1. Background
  2. Publications
  3. Research Grants
  4. Teaching Interests

Professor Brandon HamberProfessor Brandon Hamber

Director of INCORE

Aberfoyle House

Room MI104
University of Ulster
Magee campus
BT48 7JL

Ph: +44 (0)28 71375460

Email: b.hamber@ulster.ac.uk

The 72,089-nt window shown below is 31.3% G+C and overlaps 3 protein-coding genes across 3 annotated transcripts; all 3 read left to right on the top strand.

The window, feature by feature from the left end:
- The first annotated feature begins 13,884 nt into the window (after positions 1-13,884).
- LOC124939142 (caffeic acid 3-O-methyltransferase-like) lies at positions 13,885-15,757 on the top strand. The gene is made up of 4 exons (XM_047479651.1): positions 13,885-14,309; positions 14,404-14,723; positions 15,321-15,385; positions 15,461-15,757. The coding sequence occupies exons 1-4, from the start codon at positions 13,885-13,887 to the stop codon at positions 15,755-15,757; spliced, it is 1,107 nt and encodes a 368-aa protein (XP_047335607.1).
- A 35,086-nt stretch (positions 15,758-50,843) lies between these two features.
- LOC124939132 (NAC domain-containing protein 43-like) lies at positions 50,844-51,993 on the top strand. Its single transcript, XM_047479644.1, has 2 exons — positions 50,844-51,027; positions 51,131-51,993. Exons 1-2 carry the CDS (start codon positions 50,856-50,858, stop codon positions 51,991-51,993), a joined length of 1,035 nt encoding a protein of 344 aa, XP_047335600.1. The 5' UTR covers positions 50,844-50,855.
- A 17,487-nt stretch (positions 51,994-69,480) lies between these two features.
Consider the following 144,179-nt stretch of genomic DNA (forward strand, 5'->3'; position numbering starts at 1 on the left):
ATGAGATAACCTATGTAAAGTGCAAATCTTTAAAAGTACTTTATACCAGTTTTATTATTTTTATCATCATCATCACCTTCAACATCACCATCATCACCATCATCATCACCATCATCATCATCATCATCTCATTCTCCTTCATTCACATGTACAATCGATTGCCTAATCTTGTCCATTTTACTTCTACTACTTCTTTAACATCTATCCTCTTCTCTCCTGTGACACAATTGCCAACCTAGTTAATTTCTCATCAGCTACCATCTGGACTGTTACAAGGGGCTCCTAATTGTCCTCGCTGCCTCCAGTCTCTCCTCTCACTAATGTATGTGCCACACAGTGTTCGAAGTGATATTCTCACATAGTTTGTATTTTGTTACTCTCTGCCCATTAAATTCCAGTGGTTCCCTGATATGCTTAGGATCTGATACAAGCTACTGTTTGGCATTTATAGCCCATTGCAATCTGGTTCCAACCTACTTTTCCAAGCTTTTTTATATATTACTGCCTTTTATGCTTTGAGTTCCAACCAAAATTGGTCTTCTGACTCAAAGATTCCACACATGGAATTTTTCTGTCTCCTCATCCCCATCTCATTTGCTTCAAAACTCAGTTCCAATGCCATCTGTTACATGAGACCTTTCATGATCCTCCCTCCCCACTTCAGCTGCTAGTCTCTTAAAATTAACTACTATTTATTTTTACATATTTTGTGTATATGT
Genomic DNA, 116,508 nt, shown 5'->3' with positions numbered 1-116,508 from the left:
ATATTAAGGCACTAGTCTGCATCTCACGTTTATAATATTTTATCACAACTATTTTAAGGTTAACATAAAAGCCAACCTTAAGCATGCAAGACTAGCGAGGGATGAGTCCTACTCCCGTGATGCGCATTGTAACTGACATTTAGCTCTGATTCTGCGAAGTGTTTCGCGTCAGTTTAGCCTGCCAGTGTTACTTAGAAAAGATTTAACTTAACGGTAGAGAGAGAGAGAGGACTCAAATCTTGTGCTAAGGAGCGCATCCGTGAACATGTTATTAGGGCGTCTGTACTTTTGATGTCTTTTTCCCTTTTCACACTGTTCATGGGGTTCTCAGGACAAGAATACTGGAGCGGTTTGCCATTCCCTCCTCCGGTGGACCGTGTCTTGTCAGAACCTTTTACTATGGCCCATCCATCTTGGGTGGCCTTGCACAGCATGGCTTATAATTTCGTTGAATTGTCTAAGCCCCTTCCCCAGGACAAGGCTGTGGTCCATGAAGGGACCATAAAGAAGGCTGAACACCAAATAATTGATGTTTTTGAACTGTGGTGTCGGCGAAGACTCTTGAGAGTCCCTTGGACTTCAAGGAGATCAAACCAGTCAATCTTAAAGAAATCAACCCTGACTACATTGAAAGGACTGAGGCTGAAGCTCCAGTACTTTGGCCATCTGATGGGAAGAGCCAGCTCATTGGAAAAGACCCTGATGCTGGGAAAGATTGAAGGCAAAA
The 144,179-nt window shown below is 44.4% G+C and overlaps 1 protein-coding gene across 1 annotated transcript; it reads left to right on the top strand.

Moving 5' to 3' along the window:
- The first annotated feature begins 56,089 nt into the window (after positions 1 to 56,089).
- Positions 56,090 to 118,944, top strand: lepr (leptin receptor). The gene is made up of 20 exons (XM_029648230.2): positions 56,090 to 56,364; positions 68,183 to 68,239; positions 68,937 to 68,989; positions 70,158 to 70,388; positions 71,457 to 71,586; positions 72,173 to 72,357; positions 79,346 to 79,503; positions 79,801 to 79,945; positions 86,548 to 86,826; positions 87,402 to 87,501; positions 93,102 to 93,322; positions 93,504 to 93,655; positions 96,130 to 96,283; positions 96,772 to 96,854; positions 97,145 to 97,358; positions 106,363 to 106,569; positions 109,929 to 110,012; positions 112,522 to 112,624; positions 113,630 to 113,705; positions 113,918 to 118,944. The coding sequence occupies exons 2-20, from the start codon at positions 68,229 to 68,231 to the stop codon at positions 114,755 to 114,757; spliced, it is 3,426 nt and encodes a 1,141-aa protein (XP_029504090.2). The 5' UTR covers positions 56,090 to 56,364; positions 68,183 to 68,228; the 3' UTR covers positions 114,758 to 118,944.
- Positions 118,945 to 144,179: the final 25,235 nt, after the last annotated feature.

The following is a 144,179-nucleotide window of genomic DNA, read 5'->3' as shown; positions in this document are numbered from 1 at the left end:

Brandon is Director of the International Conflict Research Institute (INCORE), an associate site of the United Nations University based at the University of Ulster. He is also Visiting Professor of Psychology at the University of the Witwatersrand in South Africa. He was born in South Africa and currently lives in Belfast.  In South Africa he trained as a Clinical Psychologist and holds a Ph.D. from the University of Ulster. He is currently the Chair of Healing Through Remembering, an extensive cross-community project investigating ways of dealing with the past related to the conflict in and about Northern Ireland.  He is a Board member of the South African-based Khulumani Victim Support Group.  He was also co-founder of the Office of Psychosocial Issues based at the Free University, Berlin.  Prior to moving to Northern Ireland, he co-ordinated the Transition and Reconciliation Unit at the Centre for the Study of Violence and Reconciliation in Johannesburg.  He works mainly in the area of violence, reconciliation, transitional justice and trauma, and co-ordinated the Centre's project focusing on the Truth and Reconciliation Commission. He was a visiting Tip O'Neill Fellow in Peace Studies at INCORE in 1997/1998.  He was also the recipient of the Rockefeller Resident Fellowship (1996) and was a visiting fellow at the Centre for the Study of Violence in Sao Paulo, Brazil.  He has consulted to a range of community groups, policy initiatives and government bodies in Northern Ireland and South Africa.  He has undertaken consulting and research work, and participated in various peace and reconciliation initiatives in Liberia, Mozambique, Bosnia, the Basque Country and Sierra Leone, among others.  He has lectured and taught widely, including, on the International Trauma Studies Programme at Colombia University, New York; the Post-War and Reconstruction Unit, University of York; the Psychosocial Training Programme with the Group for Community Action, University of Madrid, and at the University of Ulster.  He has written extensively on the South African Truth and Reconciliation Commission, the psychological implications of political violence, and the process of transition and reconciliation in South Africa, Northern Ireland and abroad.  He has published some 40 book chapters and scientific journal articles, and edited the book entitled Past Imperfect: Dealing with the Past in Northern Ireland and Societies in Transition, which was published by INCORE/University of Ulster.  His latest book Transforming Societies after Political Violence: Truth, Reconciliation, and Mental Health was published by Springer in 2009.

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